After a week, Bathsheba had not returned. Maryann received a note that her mistress was detained. Another week elapsed, and the oat harvest began. As the men worked in the fields they saw a runner. Maryann, who was helping bind sheaves, had an uncomfortable premonition, for she had dropped the door key that morning and it had broken.
The runner proved to be Cainy Ball, on holiday because he had an inflammation on his finger and could not work. The men commented on the advantages of an occasional indisposition that afforded time to get other things done, things more to one's liking. Cainy, choking and coughing, exasperated everyone because he was unable to catch his breath sufficiently to deliver his message. They pounded him and gave him cider to drink. Finally, in spasms, he told of having been to Bath, where he had seen Bathsheba with a soldier. "And I think the sojer was Sergeant Troy. And they sat there together for more than half-an-hour, talking moving things, and she once was crying a'most to death. And when they came out her eyes were shining and she was as white as a lily; and they looked into one another's faces, as far gone friendly as a man and woman can be."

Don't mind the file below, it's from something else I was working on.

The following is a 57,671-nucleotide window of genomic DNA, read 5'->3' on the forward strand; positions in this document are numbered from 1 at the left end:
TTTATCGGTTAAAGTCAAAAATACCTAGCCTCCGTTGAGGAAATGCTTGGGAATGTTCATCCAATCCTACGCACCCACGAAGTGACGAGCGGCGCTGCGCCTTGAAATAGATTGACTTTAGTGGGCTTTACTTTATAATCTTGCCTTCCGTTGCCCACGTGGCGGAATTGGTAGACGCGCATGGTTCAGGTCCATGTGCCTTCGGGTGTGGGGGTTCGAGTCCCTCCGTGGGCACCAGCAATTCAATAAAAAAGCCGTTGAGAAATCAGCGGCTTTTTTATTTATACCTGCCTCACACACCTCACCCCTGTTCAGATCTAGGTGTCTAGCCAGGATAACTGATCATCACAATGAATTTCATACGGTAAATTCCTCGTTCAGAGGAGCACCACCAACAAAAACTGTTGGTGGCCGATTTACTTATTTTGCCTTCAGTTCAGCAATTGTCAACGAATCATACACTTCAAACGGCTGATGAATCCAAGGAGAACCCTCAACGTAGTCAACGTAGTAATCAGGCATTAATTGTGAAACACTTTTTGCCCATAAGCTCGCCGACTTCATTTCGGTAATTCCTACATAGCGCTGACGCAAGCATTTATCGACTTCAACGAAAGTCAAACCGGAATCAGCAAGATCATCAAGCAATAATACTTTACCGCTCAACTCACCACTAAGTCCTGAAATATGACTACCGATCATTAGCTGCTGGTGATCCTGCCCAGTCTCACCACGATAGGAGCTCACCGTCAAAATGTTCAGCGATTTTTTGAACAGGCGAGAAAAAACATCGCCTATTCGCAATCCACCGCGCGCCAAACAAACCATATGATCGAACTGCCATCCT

Gabriel, deeply affected, tried to question Cainy further, but the boy had nothing more to tell about Bathsheba, and wanted to talk only about the wonders of Bath. Coggan privately advised Oak, "Don't take on about her, Gabriel. What difference does it make whose sweetheart she is, since she can't be yours?"
"'That's the very thing I say to myself,' said Gabriel."
Realistically, Cainy blurts out the narrative between coughs and sneezes. In his discomfort and obtuseness, he arouses the curiosity of the listeners even more. After a long-winded recital of trivia about the town of Bath, he can offer no further morsel of excitement to climax his tale. The account is not without caricature and humor.